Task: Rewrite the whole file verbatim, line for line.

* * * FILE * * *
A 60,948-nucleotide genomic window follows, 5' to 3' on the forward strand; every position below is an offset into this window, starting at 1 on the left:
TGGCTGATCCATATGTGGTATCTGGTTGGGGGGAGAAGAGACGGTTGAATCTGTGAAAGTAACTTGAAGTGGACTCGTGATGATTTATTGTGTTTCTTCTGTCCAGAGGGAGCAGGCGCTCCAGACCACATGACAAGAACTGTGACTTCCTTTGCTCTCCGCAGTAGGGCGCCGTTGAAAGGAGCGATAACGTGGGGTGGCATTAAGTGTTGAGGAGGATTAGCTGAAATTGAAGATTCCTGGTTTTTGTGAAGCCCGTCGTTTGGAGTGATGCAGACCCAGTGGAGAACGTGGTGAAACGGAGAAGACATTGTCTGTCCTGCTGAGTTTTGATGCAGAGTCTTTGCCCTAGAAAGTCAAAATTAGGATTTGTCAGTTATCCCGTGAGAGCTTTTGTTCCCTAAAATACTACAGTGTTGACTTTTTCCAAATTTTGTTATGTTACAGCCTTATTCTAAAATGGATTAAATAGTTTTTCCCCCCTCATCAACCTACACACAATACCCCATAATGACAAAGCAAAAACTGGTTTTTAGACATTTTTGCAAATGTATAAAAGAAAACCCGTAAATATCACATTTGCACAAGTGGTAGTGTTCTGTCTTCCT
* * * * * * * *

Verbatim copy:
A 60,948-nucleotide genomic window follows, 5' to 3' on the forward strand; every position below is an offset into this window, starting at 1 on the left:
TGGCTGATCCATATGTGGTATCTGGTTGGGGGGAGAAGAGACGGTTGAATCTGTGAAAGTAACTTGAAGTGGACTCGTGATGATTTATTGTGTTTCTTCTGTCCAGAGGGAGCAGGCGCTCCAGACCACATGACAAGAACTGTGACTTCCTTTGCTCTCCGCAGTAGGGCGCCGTTGAAAGGAGCGATAACGTGGGGTGGCATTAAGTGTTGAGGAGGATTAGCTGAAATTGAAGATTCCTGGTTTTTGTGAAGCCCGTCGTTTGGAGTGATGCAGACCCAGTGGAGAACGTGGTGAAACGGAGAAGACATTGTCTGTCCTGCTGAGTTTTGATGCAGAGTCTTTGCCCTAGAAAGTCAAAATTAGGATTTGTCAGTTATCCCGTGAGAGCTTTTGTTCCCTAAAATACTACAGTGTTGACTTTTTCCAAATTTTGTTATGTTACAGCCTTATTCTAAAATGGATTAAATAGTTTTTCCCCCCTCATCAACCTACACACAATACCCCATAATGACAAAGCAAAAACTGGTTTTTAGACATTTTTGCAAATGTATAAAAGAAAACCCGTAAATATCACATTTGCACAAGTGGTAGTGTTCTGTCTTCCT